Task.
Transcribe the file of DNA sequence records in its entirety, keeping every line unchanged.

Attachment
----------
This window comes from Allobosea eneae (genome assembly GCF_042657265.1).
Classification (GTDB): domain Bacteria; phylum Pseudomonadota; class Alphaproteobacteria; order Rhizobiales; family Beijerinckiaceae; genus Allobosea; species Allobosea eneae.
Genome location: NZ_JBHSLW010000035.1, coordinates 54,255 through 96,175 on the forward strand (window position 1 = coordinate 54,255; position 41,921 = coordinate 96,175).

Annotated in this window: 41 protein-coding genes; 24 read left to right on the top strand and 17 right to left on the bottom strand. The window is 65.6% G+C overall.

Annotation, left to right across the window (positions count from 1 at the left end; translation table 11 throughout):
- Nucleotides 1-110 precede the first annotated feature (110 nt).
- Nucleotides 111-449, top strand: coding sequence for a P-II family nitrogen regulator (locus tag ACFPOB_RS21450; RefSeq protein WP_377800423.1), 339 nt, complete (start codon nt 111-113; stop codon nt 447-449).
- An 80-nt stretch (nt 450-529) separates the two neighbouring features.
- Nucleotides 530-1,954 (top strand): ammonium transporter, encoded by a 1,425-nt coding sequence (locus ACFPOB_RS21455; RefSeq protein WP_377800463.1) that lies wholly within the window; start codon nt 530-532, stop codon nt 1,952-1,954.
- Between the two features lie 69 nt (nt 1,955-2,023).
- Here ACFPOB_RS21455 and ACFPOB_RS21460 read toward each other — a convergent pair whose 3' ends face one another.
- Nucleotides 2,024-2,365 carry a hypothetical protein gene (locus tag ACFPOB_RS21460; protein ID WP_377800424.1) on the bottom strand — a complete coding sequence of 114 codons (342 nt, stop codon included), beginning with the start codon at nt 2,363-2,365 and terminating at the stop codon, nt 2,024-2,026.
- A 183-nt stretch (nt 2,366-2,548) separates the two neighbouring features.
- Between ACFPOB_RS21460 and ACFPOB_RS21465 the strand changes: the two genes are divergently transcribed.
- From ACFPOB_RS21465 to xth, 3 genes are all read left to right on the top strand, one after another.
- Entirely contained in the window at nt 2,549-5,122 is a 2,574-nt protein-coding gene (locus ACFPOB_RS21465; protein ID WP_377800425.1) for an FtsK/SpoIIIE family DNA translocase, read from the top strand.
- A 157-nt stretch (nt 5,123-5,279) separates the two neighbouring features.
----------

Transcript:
This window comes from Allobosea eneae (genome assembly GCF_042657265.1).
Classification (GTDB): domain Bacteria; phylum Pseudomonadota; class Alphaproteobacteria; order Rhizobiales; family Beijerinckiaceae; genus Allobosea; species Allobosea eneae.
Genome location: NZ_JBHSLW010000035.1, coordinates 54,255 through 96,175 on the forward strand (window position 1 = coordinate 54,255; position 41,921 = coordinate 96,175).

Annotated in this window: 41 protein-coding genes; 24 read left to right on the top strand and 17 right to left on the bottom strand. The window is 65.6% G+C overall.

Annotation, left to right across the window (positions count from 1 at the left end; translation table 11 throughout):
- Nucleotides 1-110 precede the first annotated feature (110 nt).
- Nucleotides 111-449, top strand: coding sequence for a P-II family nitrogen regulator (locus tag ACFPOB_RS21450; RefSeq protein WP_377800423.1), 339 nt, complete (start codon nt 111-113; stop codon nt 447-449).
- An 80-nt stretch (nt 450-529) separates the two neighbouring features.
- Nucleotides 530-1,954 (top strand): ammonium transporter, encoded by a 1,425-nt coding sequence (locus ACFPOB_RS21455; RefSeq protein WP_377800463.1) that lies wholly within the window; start codon nt 530-532, stop codon nt 1,952-1,954.
- Between the two features lie 69 nt (nt 1,955-2,023).
- Here ACFPOB_RS21455 and ACFPOB_RS21460 read toward each other — a convergent pair whose 3' ends face one another.
- Nucleotides 2,024-2,365 carry a hypothetical protein gene (locus tag ACFPOB_RS21460; protein ID WP_377800424.1) on the bottom strand — a complete coding sequence of 114 codons (342 nt, stop codon included), beginning with the start codon at nt 2,363-2,365 and terminating at the stop codon, nt 2,024-2,026.
- A 183-nt stretch (nt 2,366-2,548) separates the two neighbouring features.
- Between ACFPOB_RS21460 and ACFPOB_RS21465 the strand changes: the two genes are divergently transcribed.
- From ACFPOB_RS21465 to xth, 3 genes are all read left to right on the top strand, one after another.
- Entirely contained in the window at nt 2,549-5,122 is a 2,574-nt protein-coding gene (locus ACFPOB_RS21465; protein ID WP_377800425.1) for an FtsK/SpoIIIE family DNA translocase, read from the top strand.
- A 157-nt stretch (nt 5,123-5,279) separates the two neighbouring features.